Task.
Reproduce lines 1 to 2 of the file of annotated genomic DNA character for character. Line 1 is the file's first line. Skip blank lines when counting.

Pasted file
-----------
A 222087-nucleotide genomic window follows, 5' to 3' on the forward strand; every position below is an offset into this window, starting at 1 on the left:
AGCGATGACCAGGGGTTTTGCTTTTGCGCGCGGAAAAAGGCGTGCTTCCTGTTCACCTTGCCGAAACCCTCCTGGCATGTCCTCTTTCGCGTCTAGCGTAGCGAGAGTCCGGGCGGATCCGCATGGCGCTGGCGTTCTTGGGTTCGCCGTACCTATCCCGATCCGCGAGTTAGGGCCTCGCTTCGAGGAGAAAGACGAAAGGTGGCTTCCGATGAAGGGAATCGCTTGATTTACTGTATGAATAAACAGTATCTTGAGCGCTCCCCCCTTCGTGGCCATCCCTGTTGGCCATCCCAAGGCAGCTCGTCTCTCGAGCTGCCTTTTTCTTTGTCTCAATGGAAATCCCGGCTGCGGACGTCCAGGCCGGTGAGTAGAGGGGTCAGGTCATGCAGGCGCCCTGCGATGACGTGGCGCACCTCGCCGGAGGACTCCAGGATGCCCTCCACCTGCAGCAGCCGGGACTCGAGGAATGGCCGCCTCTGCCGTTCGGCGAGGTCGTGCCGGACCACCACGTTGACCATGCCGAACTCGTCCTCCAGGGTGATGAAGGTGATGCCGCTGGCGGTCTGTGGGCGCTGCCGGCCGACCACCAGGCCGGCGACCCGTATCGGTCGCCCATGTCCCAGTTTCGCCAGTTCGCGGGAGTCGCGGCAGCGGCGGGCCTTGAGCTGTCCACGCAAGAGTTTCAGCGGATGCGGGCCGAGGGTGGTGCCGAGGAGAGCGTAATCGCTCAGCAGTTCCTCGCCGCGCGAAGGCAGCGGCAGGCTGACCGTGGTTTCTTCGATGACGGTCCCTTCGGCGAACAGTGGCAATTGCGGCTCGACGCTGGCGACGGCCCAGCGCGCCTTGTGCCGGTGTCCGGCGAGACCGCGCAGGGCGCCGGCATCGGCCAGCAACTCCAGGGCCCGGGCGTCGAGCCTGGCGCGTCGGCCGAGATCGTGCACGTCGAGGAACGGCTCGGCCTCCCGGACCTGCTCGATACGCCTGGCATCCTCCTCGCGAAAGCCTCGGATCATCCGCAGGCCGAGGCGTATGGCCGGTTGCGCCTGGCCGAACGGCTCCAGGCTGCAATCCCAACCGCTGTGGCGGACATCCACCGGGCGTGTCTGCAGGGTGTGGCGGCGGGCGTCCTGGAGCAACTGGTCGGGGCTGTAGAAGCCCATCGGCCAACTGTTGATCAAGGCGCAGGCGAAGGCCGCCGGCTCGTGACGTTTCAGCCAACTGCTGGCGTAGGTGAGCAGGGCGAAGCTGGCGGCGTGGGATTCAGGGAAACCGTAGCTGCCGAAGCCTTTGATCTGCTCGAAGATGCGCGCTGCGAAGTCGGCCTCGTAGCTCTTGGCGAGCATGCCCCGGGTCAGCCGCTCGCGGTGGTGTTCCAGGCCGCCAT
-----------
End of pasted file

A 222087-nucleotide genomic window follows, 5' to 3' on the forward strand; every position below is an offset into this window, starting at 1 on the left:
AGCGATGACCAGGGGTTTTGCTTTTGCGCGCGGAAAAAGGCGTGCTTCCTGTTCACCTTGCCGAAACCCTCCTGGCATGTCCTCTTTCGCGTCTAGCGTAGCGAGAGTCCGGGCGGATCCGCATGGCGCTGGCGTTCTTGGGTTCGCCGTACCTATCCCGATCCGCGAGTTAGGGCCTCGCTTCGAGGAGAAAGACGAAAGGTGGCTTCCGATGAAGGGAATCGCTTGATTTACTGTATGAATAAACAGTATCTTGAGCGCTCCCCCCTTCGTGGCCATCCCTGTTGGCCATCCCAAGGCAGCTCGTCTCTCGAGCTGCCTTTTTCTTTGTCTCAATGGAAATCCCGGCTGCGGACGTCCAGGCCGGTGAGTAGAGGGGTCAGGTCATGCAGGCGCCCTGCGATGACGTGGCGCACCTCGCCGGAGGACTCCAGGATGCCCTCCACCTGCAGCAGCCGGGACTCGAGGAATGGCCGCCTCTGCCGTTCGGCGAGGTCGTGCCGGACCACCACGTTGACCATGCCGAACTCGTCCTCCAGGGTGATGAAGGTGATGCCGCTGGCGGTCTGTGGGCGCTGCCGGCCGACCACCAGGCCGGCGACCCGTATCGGTCGCCCATGTCCCAGTTTCGCCAGTTCGCGGGAGTCGCGGCAGCGGCGGGCCTTGAGCTGTCCACGCAAGAGTTTCAGCGGATGCGGGCCGAGGGTGGTGCCGAGGAGAGCGTAATCGCTCAGCAGTTCCTCGCCGCGCGAAGGCAGCGGCAGGCTGACCGTGGTTTCTTCGATGACGGTCCCTTCGGCGAACAGTGGCAATTGCGGCTCGACGCTGGCGACGGCCCAGCGCGCCTTGTGCCGGTGTCCGGCGAGACCGCGCAGGGCGCCGGCATCGGCCAGCAACTCCAGGGCCCGGGCGTCGAGCCTGGCGCGTCGGCCGAGATCGTGCACGTCGAGGAACGGCTCGGCCTCCCGGACCTGCTCGATACGCCTGGCATCCTCCTCGCGAAAGCCTCGGATCATCCGCAGGCCGAGGCGTATGGCCGGTTGCGCCTGGCCGAACGGCTCCAGGCTGCAATCCCAACCGCTGTGGCGGACATCCACCGGGCGTGTCTGCAGGGTGTGGCGGCGGGCGTCCTGGAGCAACTGGTCGGGGCTGTAGAAGCCCATCGGCCAACTGTTGATCAAGGCGCAGGCGAAGGCCGCCGGCTCGTGACGTTTCAGCCAACTGCTGGCGTAGGTGAGCAGGGCGAAGCTGGCGGCGTGGGATTCAGGGAAACCGTAGCTGCCGAAGCCTTTGATCTGCTCGAAGATGCGCGCTGCGAAGTCGGCCTCGTAGCTCTTGGCGAGCATGCCCCGGGTCAGCCGCTCGCGGTGGTGTTCCAGGCCGCCAT